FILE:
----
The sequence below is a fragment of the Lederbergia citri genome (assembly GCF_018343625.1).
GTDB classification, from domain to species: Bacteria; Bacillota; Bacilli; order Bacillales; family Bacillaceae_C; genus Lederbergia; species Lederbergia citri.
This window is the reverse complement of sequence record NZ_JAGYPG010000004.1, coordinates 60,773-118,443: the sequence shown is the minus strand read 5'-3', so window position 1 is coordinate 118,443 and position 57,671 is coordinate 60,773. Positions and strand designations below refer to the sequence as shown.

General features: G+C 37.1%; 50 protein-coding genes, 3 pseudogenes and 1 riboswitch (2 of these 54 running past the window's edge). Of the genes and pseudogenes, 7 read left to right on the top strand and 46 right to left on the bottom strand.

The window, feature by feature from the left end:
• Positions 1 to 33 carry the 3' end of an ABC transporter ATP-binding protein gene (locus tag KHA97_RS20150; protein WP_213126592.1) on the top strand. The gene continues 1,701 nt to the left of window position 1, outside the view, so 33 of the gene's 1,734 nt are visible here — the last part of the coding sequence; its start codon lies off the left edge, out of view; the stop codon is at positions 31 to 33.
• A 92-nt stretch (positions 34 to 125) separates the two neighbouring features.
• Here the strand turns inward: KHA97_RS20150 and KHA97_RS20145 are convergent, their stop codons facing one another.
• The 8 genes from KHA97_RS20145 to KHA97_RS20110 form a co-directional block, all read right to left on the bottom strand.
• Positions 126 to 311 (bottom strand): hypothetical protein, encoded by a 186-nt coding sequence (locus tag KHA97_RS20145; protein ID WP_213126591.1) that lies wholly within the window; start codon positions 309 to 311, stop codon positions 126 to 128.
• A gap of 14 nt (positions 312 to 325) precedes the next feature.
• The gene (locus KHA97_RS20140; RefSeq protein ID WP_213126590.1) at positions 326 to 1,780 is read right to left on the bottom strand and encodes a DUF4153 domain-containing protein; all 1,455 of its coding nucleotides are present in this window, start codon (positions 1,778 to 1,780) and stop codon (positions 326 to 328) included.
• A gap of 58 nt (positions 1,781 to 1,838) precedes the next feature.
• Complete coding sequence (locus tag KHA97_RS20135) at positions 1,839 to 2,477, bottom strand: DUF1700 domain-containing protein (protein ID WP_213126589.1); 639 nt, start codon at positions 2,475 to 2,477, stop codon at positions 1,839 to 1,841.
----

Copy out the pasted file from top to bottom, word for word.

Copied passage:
The sequence below is a fragment of the Lederbergia citri genome (assembly GCF_018343625.1).
GTDB classification, from domain to species: Bacteria; Bacillota; Bacilli; order Bacillales; family Bacillaceae_C; genus Lederbergia; species Lederbergia citri.
This window is the reverse complement of sequence record NZ_JAGYPG010000004.1, coordinates 60,773-118,443: the sequence shown is the minus strand read 5'-3', so window position 1 is coordinate 118,443 and position 57,671 is coordinate 60,773. Positions and strand designations below refer to the sequence as shown.

General features: G+C 37.1%; 50 protein-coding genes, 3 pseudogenes and 1 riboswitch (2 of these 54 running past the window's edge). Of the genes and pseudogenes, 7 read left to right on the top strand and 46 right to left on the bottom strand.

The window, feature by feature from the left end:
• Positions 1 to 33 carry the 3' end of an ABC transporter ATP-binding protein gene (locus tag KHA97_RS20150; protein WP_213126592.1) on the top strand. The gene continues 1,701 nt to the left of window position 1, outside the view, so 33 of the gene's 1,734 nt are visible here — the last part of the coding sequence; its start codon lies off the left edge, out of view; the stop codon is at positions 31 to 33.
• A 92-nt stretch (positions 34 to 125) separates the two neighbouring features.
• Here the strand turns inward: KHA97_RS20150 and KHA97_RS20145 are convergent, their stop codons facing one another.
• The 8 genes from KHA97_RS20145 to KHA97_RS20110 form a co-directional block, all read right to left on the bottom strand.
• Positions 126 to 311 (bottom strand): hypothetical protein, encoded by a 186-nt coding sequence (locus tag KHA97_RS20145; protein ID WP_213126591.1) that lies wholly within the window; start codon positions 309 to 311, stop codon positions 126 to 128.
• A gap of 14 nt (positions 312 to 325) precedes the next feature.
• The gene (locus KHA97_RS20140; RefSeq protein ID WP_213126590.1) at positions 326 to 1,780 is read right to left on the bottom strand and encodes a DUF4153 domain-containing protein; all 1,455 of its coding nucleotides are present in this window, start codon (positions 1,778 to 1,780) and stop codon (positions 326 to 328) included.
• A gap of 58 nt (positions 1,781 to 1,838) precedes the next feature.
• Complete coding sequence (locus tag KHA97_RS20135) at positions 1,839 to 2,477, bottom strand: DUF1700 domain-containing protein (protein ID WP_213126589.1); 639 nt, start codon at positions 2,475 to 2,477, stop codon at positions 1,839 to 1,841.